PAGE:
The Porterville Little Libraries Initiatives program just got a little bigger after Porterville’s Nate Wobrock generously provided PLL with a temporary solution to house its increasingly large inventory of extra books. Now the PLL Book Bank has crates filled with thousands of books from where PLL Curators – those who have little libraries set up on their property – can withdraw and/or deposit books.
“We’re calling our inventory ‘The PLL Book Bank,’” said Tim Baker. “This brings ‘New Life’ to this building.”
PLL curators, advocates and other supporters of the little libraries as well as people dropping off books met Saturday at the former Whitehurst-Peters-Loyd Funeral Home for the official unveiling of the PLL Book Bank located at the corner of Mill Avenue and Hockett Street.
And it was just in time, as more and more donations kept coming in towards the program.
“About six weeks ago we got a huge load of books from Lindsay High School,” Baker said. “Lindsay called me to say they had hundreds of books to donate. I was desperate for a location so I started putting feelers out.”
He started researching and taking suggestions and it all eventually led to the tracking down the most-recent owner of the building – Wobrock.
“He immediately asked me if I needed a half court or full basketball court size,” Baker said of the former owner of Hoops Preschool. “Nate has been a jewel ever since.”
PLL is now using a couple of rooms through February 2022, the main area downstairs and accompanying upstairs loft area. Childrens’ and fiction books are downstairs and non-fiction books are upstairs. And Baker is already putting feelers out for the next temporary location.
As he spoke, another vehicle pulled up with a trunk load of books.
On hand to help push boxes of books and carry other bags filled with them, were several members of the American Heritage Girls, Read for Life Board member Karen Vanni, who has also been instrumental in providing numerous books to PLL, and many others, were also on hand to help. When Vanni heard about the little libraries, she immediately went before the board.
“I told them, ‘This might be something we might want to be involved with,’” she said. “Our primary focus is reading to ages birth to 5, sometimes age 7.”
Read for Life provides young children’s books to hospitals, clinics and women’s shelters.
“Our goal now is that every child in Tulare County have a book that is theirs’,” she said. “Read for Life donates books to Little Libraries so younger children are represented. Often books donated are aimed for older children or adults. We focus on books for infants, toddlers and young children”
Sisters Anetta and Ashley Arouch, 11 and 7 respectively, were there to help in any way possible. The two girls are active in AHG.
“I really love to read. I always have,” Anetta said.
Ashley echoed the sentiments. The two girls who share a room at home said they have their own small library in their bedroom.
After going through their personal library, they pulled out several of the books which have been read many times or are too “young” now for them to donate to a younger audience. All of the books were gently used and were still in great condition.
Kristy Noble, who hosts the first PLL at her home, is also the AHG leader.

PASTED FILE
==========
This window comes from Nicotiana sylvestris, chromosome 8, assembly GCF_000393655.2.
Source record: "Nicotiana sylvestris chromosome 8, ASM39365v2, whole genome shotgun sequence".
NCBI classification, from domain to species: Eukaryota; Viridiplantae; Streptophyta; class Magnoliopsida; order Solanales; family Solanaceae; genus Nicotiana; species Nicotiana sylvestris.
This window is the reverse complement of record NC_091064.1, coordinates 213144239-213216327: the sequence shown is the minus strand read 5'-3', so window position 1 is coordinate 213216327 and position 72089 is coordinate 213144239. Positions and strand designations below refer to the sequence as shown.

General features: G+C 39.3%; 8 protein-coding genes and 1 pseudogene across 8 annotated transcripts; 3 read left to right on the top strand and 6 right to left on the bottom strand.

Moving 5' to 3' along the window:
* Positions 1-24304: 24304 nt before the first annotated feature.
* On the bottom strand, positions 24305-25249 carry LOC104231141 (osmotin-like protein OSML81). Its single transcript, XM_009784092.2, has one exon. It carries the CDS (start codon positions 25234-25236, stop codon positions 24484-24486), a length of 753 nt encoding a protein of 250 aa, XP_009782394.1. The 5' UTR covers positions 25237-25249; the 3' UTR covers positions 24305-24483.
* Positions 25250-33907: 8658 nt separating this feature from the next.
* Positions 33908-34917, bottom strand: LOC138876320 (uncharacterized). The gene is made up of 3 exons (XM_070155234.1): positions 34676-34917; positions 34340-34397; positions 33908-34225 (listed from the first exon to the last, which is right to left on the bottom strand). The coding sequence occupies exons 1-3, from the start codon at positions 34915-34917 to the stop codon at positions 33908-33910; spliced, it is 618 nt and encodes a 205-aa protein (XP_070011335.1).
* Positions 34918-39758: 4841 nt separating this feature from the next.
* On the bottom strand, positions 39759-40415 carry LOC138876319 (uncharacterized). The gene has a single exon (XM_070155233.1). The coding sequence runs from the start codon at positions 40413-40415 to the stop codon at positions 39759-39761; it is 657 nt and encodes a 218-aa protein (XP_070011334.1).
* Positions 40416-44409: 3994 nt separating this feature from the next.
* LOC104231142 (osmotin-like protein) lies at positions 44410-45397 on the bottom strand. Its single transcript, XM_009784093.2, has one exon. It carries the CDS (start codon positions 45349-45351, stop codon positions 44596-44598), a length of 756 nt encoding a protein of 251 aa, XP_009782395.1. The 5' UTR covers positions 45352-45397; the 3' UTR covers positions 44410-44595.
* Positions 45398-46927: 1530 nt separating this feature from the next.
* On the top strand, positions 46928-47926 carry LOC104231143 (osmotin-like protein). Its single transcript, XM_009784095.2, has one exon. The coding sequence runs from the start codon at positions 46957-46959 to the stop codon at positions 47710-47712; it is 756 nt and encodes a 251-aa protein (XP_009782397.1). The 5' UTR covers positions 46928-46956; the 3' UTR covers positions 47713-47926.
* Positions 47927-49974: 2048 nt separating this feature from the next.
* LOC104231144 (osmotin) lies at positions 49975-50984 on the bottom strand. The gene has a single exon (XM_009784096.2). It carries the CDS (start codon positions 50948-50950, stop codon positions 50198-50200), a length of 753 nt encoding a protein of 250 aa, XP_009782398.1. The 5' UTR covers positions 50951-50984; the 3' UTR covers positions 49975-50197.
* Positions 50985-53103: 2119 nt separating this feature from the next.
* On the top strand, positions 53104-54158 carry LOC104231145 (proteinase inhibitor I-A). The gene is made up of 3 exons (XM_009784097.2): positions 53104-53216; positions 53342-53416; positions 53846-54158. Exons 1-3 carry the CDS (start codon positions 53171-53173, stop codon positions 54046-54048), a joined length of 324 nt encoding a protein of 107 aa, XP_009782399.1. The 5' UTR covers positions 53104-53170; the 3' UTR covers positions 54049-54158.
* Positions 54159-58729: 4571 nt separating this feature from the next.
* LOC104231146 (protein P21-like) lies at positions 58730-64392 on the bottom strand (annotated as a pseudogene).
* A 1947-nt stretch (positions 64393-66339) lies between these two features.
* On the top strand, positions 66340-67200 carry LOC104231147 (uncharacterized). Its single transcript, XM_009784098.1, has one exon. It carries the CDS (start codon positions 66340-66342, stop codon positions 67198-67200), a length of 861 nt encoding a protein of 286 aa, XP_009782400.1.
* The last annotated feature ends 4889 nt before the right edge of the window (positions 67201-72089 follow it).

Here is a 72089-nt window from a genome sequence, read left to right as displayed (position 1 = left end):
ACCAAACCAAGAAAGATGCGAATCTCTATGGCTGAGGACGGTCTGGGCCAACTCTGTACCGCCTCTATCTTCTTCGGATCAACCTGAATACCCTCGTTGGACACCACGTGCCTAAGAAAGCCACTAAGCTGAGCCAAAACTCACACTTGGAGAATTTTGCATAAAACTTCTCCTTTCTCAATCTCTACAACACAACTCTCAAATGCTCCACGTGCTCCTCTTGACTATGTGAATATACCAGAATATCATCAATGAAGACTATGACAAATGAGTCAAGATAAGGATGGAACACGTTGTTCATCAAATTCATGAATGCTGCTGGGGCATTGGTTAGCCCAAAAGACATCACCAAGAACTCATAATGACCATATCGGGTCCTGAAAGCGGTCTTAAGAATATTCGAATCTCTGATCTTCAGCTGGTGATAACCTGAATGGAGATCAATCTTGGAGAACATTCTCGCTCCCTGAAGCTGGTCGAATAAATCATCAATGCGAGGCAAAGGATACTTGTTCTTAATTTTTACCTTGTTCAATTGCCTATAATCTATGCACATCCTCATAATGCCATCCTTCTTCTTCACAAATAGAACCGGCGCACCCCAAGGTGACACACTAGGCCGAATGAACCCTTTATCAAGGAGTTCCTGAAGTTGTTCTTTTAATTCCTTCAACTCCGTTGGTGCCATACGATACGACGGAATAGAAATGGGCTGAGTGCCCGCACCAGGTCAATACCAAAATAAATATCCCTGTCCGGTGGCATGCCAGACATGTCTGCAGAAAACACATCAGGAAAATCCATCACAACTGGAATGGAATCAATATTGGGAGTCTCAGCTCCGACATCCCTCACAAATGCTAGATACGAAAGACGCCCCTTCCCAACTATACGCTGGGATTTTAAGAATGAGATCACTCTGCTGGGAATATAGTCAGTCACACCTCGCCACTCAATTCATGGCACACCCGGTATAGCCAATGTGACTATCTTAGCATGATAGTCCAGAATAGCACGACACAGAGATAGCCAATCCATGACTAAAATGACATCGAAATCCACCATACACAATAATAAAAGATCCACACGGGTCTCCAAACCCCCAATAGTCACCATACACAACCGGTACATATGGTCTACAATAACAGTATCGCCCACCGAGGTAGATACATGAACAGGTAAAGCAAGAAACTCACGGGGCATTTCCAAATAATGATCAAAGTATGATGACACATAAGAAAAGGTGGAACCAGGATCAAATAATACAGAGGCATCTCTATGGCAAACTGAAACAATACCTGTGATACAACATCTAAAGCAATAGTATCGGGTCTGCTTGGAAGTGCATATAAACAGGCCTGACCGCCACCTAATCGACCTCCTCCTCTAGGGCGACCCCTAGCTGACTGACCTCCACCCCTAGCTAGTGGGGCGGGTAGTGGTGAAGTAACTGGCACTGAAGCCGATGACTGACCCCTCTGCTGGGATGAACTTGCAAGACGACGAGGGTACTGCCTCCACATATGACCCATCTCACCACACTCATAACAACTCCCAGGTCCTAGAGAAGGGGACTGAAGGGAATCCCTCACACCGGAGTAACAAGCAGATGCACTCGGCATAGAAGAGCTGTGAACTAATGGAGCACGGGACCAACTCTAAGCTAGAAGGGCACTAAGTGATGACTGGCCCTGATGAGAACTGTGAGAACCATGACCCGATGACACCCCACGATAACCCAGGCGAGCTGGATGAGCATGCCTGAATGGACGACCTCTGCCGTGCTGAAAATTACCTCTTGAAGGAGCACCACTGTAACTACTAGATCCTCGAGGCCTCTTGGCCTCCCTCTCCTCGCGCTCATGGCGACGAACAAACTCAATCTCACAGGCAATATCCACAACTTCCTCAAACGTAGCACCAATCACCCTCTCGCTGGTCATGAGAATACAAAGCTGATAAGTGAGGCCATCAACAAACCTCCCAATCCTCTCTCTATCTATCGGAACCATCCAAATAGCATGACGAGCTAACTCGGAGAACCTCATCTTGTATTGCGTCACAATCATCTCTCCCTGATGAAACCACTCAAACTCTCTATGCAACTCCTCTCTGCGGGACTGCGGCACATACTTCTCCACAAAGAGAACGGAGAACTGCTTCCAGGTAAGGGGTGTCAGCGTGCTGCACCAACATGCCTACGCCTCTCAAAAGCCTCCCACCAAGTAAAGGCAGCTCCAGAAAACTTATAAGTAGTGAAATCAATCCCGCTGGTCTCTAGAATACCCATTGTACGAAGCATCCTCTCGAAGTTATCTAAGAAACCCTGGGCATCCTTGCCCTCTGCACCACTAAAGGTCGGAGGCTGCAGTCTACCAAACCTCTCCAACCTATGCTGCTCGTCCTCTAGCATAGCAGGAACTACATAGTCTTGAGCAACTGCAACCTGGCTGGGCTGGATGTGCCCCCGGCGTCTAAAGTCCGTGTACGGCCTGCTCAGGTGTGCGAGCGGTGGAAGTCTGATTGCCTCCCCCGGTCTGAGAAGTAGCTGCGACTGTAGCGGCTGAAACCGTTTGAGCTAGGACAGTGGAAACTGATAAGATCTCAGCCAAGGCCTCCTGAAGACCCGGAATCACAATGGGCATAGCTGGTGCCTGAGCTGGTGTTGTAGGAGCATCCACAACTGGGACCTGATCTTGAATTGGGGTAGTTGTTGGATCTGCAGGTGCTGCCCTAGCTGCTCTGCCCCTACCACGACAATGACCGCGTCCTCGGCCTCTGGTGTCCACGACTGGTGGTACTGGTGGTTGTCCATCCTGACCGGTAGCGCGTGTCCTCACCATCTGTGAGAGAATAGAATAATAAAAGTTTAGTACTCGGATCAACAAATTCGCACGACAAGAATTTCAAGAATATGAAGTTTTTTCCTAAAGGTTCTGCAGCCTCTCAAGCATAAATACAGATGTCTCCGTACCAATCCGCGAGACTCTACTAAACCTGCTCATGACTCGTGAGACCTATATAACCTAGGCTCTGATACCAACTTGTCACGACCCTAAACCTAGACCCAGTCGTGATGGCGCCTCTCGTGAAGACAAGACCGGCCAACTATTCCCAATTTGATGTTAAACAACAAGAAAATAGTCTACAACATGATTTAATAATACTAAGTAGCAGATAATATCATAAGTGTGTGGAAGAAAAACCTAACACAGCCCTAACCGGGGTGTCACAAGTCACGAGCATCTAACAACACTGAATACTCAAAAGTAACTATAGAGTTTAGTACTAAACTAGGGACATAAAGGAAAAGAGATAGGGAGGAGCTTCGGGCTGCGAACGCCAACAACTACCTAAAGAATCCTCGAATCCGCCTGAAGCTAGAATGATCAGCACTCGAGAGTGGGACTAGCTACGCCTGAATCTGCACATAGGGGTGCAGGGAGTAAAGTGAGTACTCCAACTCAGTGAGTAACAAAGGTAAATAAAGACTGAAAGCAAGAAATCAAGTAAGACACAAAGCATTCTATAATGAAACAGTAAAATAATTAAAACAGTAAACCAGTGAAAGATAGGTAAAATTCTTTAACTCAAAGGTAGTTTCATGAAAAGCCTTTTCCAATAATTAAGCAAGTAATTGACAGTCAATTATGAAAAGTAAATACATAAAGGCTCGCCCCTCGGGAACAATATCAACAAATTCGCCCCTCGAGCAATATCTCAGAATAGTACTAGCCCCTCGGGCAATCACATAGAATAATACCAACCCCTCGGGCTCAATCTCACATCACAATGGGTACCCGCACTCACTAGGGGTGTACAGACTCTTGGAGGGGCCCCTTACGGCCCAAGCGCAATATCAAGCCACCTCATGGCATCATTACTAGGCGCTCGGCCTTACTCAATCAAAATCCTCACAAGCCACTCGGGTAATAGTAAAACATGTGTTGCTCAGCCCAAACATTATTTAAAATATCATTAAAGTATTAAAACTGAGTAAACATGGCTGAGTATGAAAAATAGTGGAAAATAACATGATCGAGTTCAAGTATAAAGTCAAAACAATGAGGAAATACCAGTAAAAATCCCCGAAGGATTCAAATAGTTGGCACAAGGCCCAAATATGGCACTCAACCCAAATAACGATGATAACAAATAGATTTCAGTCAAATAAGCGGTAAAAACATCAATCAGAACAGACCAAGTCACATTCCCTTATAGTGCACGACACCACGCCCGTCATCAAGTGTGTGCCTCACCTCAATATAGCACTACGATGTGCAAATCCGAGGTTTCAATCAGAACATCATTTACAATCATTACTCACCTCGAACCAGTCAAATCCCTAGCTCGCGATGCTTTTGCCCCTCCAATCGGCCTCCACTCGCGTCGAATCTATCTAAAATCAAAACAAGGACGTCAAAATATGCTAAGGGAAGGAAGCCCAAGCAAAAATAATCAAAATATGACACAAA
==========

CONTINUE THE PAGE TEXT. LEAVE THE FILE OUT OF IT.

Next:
“It’s always a challenge to find suitable and voluntary opportunities that matter for our girls,” Noble said. “This was just fantastic for the girls to promote literacy in the community.”
In addition, Noble and the American Heritage Girls have taken on the task to rearrange all of the books by genre. At the moment, the 4,000 pounds of books are sorted by author’s last name. Assorting the books by genre – westerns, romance, folk tales, drama, poetry, etc. – will help the curators obtain books from their respective little library.
Ten year old Anayeli Sambrano, PLL’s youngest curator, said she started her own little library because of her love of reading.
She asked her grandfather to build her a little library and fundraised by asking family and friends for donations to buy books.
“I love reading and I know since the (Porterville) library burned down, we really needed this,” Anayeli said. “It makes me feel good to have a little library.”
Anayeli’s little library hasn’t had its official ribbon cutting yet but will soon, she said.
Artist Jeannette Brewer, past president of the Porterville Art Association, talked about her little library, one she also painted.
“It’s all about the endangered species and it incorporates air, land and water animals,” she said as she pointed out the fish and Killer Whales, the endangered macaw birds and the giraffes and elephants painted on the library case.
Brewer talked about using a Home Realty pamphlet box and the steps it took to prime it, paint it, and lacquer it to protect it as she converted it into a Little Library case. She also finished with an African symbol that stands for “God Protects” and said the little library will be auctioned off at an upcoming Porterville Art Association event.
PLL honors Porterville Fire Captain Raymond Figueroa nd Firefighter Patrick Jones who lost their lives on February 18, 2020 in the Porterville Library Fire on every little library., and Richard Eckhoff has graciously offered to donate the 100 brass plaques, one for each PLL, honoring their lives and memory.
PLL has set a February 18, 2022 goal towards its mission of establishing 100 little libraries
Source – recorderonline